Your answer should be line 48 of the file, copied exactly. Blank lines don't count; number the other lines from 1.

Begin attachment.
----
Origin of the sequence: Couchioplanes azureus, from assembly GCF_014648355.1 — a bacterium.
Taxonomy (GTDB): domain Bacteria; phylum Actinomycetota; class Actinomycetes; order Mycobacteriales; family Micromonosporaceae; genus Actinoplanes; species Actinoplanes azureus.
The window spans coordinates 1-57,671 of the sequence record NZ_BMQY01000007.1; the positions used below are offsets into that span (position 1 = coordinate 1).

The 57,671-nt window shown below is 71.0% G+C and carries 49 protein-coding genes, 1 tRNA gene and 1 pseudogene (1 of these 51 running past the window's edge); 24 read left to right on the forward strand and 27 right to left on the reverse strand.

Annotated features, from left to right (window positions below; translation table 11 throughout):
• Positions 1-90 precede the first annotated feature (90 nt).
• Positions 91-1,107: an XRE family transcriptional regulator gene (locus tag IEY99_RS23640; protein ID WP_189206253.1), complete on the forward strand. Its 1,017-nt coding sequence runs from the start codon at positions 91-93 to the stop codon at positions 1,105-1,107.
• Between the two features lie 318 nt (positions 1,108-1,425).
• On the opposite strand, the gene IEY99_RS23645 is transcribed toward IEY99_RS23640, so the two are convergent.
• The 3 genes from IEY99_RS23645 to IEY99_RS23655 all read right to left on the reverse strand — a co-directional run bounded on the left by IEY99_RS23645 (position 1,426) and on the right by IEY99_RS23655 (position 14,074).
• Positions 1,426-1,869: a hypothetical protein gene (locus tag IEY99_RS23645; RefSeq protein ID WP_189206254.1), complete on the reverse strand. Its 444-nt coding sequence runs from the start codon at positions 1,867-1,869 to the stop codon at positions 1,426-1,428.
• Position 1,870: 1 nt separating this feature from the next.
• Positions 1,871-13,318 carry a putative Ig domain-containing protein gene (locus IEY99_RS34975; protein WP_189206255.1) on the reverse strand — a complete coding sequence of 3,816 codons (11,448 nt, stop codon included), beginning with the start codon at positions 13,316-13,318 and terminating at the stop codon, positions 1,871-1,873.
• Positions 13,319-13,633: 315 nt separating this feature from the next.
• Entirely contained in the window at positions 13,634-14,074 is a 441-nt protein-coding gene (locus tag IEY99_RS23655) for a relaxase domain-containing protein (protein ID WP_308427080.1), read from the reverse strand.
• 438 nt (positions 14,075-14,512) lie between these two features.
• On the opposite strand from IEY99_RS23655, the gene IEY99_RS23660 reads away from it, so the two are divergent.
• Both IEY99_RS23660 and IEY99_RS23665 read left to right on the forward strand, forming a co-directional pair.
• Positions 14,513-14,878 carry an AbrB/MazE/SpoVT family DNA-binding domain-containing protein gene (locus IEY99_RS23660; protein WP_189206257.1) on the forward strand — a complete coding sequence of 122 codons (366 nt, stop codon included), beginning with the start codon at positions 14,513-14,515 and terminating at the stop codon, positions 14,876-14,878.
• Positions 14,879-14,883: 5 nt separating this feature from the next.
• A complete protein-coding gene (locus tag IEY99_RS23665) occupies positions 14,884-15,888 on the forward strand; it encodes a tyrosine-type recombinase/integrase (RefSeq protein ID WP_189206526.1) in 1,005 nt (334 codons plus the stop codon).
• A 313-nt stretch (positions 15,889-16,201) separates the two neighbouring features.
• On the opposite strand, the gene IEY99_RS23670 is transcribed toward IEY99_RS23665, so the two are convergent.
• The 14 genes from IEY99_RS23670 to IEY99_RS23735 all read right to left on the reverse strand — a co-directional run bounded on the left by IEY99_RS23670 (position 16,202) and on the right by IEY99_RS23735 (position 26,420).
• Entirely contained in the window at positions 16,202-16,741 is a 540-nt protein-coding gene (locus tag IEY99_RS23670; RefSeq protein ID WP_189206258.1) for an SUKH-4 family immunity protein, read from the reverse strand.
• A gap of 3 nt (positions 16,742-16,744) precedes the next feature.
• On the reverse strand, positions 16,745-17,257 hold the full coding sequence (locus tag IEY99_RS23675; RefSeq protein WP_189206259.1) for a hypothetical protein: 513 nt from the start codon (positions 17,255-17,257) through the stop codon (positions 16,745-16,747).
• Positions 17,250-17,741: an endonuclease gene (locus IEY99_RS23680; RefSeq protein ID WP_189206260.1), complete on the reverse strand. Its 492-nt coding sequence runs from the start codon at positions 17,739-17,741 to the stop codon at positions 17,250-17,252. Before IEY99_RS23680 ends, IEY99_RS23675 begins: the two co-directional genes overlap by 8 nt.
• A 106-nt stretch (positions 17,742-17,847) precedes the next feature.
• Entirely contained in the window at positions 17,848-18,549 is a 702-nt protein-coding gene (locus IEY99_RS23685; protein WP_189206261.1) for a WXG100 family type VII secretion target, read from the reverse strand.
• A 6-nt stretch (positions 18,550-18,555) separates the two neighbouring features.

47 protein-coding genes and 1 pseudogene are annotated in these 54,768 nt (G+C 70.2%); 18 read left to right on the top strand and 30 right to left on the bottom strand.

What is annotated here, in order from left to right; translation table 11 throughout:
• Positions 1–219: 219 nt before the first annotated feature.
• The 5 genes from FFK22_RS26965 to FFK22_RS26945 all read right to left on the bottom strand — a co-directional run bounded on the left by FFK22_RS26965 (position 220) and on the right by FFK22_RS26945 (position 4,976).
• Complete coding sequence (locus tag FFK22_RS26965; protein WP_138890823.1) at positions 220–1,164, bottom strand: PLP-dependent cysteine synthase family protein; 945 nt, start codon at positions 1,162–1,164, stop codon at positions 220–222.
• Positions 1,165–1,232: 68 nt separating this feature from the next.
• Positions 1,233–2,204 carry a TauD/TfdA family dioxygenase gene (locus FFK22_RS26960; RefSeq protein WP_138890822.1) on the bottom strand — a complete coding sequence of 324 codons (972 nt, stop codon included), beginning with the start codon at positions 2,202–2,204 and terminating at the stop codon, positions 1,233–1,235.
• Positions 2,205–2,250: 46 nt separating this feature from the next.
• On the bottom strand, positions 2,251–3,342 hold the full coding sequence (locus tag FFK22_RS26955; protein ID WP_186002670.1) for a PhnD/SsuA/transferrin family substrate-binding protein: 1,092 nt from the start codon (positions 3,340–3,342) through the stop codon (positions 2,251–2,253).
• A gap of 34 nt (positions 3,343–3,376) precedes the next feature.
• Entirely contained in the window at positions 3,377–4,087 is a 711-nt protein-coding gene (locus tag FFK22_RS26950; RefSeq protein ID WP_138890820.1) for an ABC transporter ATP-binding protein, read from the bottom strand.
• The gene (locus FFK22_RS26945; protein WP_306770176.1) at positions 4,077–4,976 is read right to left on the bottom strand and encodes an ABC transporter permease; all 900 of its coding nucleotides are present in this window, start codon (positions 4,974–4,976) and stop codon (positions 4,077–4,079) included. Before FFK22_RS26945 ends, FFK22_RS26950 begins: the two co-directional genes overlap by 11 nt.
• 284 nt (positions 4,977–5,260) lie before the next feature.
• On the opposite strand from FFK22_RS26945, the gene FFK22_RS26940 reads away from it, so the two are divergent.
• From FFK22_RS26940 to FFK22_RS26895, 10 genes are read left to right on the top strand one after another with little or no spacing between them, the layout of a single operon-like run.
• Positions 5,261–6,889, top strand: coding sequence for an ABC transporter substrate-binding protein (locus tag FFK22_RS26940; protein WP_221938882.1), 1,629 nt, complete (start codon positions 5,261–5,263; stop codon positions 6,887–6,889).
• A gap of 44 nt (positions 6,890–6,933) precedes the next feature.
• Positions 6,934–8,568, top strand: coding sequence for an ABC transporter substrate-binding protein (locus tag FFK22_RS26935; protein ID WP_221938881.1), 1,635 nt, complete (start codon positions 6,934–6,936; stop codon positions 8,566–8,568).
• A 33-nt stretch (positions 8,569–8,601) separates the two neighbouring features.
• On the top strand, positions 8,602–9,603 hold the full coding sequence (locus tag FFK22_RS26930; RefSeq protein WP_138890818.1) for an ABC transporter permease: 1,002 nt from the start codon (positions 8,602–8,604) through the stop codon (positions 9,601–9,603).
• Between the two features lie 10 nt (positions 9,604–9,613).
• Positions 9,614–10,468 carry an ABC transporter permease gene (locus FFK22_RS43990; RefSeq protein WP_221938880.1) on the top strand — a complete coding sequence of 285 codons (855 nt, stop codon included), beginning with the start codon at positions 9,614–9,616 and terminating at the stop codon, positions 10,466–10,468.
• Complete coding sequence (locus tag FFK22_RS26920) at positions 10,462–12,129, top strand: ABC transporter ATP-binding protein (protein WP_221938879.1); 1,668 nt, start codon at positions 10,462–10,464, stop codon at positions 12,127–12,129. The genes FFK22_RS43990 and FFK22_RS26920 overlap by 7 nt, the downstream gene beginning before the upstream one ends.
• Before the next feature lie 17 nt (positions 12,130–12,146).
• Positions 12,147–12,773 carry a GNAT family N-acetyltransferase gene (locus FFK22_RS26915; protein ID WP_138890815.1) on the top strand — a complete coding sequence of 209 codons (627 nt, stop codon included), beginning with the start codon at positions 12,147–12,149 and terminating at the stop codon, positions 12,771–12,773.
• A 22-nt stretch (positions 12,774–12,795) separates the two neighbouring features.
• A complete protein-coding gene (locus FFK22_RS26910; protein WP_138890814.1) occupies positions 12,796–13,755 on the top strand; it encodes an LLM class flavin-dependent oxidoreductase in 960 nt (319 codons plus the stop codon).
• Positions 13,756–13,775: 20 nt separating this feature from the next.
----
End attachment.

• A gap of 44 nt (positions 6,890–6,933) precedes the next feature.